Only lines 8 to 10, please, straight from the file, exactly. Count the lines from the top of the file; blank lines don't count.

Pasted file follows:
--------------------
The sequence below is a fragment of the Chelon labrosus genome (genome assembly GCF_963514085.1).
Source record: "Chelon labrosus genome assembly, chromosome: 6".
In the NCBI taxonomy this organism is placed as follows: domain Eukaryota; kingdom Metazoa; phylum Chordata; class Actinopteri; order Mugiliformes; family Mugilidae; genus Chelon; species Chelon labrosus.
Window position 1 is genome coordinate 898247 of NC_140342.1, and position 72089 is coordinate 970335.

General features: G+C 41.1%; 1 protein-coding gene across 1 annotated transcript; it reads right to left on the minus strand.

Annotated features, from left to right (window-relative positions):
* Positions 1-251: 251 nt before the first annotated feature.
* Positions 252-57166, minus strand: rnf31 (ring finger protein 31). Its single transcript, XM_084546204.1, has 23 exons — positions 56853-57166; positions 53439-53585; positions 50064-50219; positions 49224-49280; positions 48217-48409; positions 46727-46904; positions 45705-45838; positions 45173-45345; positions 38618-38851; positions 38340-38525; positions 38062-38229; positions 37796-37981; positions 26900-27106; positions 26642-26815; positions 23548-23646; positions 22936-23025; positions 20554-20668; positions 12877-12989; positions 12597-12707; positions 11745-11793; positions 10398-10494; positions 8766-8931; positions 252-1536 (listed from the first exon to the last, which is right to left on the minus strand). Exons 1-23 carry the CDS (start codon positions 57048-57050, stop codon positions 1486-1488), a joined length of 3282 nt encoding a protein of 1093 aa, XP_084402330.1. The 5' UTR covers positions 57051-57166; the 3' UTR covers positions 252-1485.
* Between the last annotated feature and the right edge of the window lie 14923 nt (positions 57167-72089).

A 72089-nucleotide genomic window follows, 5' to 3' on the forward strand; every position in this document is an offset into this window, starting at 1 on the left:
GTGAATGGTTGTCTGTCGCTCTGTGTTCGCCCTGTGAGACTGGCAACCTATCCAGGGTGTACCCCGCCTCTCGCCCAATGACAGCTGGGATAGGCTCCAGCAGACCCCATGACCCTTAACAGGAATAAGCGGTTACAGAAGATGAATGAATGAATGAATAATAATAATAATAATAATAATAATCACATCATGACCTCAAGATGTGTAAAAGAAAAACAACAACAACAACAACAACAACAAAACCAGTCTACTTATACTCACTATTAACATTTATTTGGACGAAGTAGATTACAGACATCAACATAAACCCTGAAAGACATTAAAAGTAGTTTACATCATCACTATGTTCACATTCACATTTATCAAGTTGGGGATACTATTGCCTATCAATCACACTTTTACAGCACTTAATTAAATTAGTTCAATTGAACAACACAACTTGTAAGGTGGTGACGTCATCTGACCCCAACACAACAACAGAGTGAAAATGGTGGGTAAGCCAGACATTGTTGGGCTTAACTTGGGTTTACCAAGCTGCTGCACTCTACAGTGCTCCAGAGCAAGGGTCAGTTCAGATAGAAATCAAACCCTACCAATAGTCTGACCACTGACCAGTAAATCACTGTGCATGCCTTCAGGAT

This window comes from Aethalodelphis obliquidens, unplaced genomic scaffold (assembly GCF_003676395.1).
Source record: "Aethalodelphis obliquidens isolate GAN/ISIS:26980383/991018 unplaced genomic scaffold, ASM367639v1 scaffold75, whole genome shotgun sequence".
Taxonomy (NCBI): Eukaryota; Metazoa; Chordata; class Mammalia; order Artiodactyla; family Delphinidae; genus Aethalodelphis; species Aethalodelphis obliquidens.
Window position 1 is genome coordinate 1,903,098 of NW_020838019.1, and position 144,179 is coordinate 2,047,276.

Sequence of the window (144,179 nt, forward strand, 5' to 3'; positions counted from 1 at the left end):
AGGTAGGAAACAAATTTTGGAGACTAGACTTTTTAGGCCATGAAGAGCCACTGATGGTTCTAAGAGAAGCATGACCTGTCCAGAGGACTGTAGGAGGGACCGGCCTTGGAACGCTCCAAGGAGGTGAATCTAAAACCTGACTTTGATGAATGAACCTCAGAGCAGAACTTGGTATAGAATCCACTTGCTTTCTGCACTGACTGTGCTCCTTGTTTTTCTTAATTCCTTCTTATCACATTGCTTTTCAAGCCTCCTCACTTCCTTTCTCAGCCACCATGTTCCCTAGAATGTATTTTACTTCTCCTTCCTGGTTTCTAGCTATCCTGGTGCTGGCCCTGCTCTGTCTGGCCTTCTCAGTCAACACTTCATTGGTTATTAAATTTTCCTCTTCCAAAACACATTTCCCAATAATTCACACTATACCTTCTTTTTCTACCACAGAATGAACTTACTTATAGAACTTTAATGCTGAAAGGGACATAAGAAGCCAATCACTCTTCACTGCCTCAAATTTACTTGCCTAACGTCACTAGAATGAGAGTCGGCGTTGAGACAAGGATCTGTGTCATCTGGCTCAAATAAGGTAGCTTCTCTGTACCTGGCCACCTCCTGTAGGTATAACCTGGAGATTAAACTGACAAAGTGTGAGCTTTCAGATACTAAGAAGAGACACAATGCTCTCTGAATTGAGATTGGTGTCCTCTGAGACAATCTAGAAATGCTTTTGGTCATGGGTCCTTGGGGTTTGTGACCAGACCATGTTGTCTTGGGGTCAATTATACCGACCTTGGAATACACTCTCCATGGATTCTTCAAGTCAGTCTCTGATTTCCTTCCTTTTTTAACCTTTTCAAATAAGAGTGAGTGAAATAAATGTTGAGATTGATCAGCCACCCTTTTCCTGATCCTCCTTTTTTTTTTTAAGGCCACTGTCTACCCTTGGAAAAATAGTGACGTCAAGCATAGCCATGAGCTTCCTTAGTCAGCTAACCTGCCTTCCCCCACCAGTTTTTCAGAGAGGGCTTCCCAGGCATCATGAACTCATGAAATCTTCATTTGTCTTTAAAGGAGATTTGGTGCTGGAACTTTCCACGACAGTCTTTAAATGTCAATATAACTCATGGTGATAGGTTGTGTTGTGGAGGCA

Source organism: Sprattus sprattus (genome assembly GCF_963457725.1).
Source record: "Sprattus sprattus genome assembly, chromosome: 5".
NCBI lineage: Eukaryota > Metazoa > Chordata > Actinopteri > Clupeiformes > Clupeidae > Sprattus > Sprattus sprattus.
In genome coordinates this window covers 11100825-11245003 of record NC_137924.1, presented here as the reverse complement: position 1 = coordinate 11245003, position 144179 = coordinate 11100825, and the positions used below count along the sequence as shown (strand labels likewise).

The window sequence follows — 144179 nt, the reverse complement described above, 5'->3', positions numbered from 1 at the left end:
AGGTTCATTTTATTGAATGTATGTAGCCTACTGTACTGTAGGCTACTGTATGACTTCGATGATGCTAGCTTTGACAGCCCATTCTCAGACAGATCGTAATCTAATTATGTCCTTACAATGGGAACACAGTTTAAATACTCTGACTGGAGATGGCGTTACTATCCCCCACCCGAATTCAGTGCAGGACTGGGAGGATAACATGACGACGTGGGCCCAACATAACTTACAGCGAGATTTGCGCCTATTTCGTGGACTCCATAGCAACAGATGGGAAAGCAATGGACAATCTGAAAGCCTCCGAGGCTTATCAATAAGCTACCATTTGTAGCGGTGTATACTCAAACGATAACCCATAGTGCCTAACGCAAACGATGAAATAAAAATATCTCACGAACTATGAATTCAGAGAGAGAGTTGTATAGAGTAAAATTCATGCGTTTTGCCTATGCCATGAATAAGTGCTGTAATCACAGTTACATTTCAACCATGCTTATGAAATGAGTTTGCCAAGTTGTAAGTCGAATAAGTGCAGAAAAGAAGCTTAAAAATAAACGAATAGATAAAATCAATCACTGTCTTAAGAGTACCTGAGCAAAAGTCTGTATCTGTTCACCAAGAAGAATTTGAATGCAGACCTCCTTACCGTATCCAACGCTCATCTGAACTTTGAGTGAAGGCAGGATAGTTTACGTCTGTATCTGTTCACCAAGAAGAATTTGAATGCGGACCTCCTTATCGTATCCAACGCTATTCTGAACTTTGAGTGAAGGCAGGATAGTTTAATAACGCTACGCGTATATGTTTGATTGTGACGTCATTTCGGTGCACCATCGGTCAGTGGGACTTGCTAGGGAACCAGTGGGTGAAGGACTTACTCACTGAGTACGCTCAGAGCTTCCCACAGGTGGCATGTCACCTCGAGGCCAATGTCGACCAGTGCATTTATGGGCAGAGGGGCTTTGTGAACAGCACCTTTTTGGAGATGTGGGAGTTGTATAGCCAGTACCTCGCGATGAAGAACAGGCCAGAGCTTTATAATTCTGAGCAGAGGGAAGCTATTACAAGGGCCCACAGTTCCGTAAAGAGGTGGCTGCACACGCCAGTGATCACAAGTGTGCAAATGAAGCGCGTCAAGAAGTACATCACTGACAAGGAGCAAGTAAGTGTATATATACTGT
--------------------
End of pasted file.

* Positions 252-57166, minus strand: rnf31 (ring finger protein 31). Its single transcript, XM_084546204.1, has 23 exons — positions 56853-57166; positions 53439-53585; positions 50064-50219; positions 49224-49280; positions 48217-48409; positions 46727-46904; positions 45705-45838; positions 45173-45345; positions 38618-38851; positions 38340-38525; positions 38062-38229; positions 37796-37981; positions 26900-27106; positions 26642-26815; positions 23548-23646; positions 22936-23025; positions 20554-20668; positions 12877-12989; positions 12597-12707; positions 11745-11793; positions 10398-10494; positions 8766-8931; positions 252-1536 (listed from the first exon to the last, which is right to left on the minus strand). Exons 1-23 carry the CDS (start codon positions 57048-57050, stop codon positions 1486-1488), a joined length of 3282 nt encoding a protein of 1093 aa, XP_084402330.1. The 5' UTR covers positions 57051-57166; the 3' UTR covers positions 252-1485.
* Between the last annotated feature and the right edge of the window lie 14923 nt (positions 57167-72089).

A 72089-nucleotide genomic window follows, 5' to 3' on the forward strand; every position in this document is an offset into this window, starting at 1 on the left: